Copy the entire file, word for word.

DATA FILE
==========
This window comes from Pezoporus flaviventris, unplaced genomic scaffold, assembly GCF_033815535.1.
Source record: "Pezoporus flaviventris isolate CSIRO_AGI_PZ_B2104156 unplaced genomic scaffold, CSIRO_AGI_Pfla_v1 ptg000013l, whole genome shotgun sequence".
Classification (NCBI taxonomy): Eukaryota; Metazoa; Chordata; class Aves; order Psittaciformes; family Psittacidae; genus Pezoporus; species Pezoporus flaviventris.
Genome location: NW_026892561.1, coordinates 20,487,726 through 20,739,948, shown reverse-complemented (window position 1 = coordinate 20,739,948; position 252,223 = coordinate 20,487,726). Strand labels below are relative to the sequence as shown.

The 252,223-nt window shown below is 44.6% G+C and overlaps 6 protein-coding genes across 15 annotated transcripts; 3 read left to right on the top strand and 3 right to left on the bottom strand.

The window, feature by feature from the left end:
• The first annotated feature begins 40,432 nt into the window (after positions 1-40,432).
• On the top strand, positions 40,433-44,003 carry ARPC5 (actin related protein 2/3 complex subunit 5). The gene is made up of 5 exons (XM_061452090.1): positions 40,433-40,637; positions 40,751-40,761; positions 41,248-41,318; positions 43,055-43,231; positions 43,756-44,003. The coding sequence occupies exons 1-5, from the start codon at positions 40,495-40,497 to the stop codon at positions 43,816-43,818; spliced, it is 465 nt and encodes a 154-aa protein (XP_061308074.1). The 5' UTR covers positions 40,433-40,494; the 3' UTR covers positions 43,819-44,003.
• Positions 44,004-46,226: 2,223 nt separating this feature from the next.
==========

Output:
This window comes from Pezoporus flaviventris, unplaced genomic scaffold, assembly GCF_033815535.1.
Source record: "Pezoporus flaviventris isolate CSIRO_AGI_PZ_B2104156 unplaced genomic scaffold, CSIRO_AGI_Pfla_v1 ptg000013l, whole genome shotgun sequence".
Classification (NCBI taxonomy): Eukaryota; Metazoa; Chordata; class Aves; order Psittaciformes; family Psittacidae; genus Pezoporus; species Pezoporus flaviventris.
Genome location: NW_026892561.1, coordinates 20,487,726 through 20,739,948, shown reverse-complemented (window position 1 = coordinate 20,739,948; position 252,223 = coordinate 20,487,726). Strand labels below are relative to the sequence as shown.

The 252,223-nt window shown below is 44.6% G+C and overlaps 6 protein-coding genes across 15 annotated transcripts; 3 read left to right on the top strand and 3 right to left on the bottom strand.

The window, feature by feature from the left end:
• The first annotated feature begins 40,432 nt into the window (after positions 1-40,432).
• On the top strand, positions 40,433-44,003 carry ARPC5 (actin related protein 2/3 complex subunit 5). The gene is made up of 5 exons (XM_061452090.1): positions 40,433-40,637; positions 40,751-40,761; positions 41,248-41,318; positions 43,055-43,231; positions 43,756-44,003. The coding sequence occupies exons 1-5, from the start codon at positions 40,495-40,497 to the stop codon at positions 43,816-43,818; spliced, it is 465 nt and encodes a 154-aa protein (XP_061308074.1). The 5' UTR covers positions 40,433-40,494; the 3' UTR covers positions 43,819-44,003.
• Positions 44,004-46,226: 2,223 nt separating this feature from the next.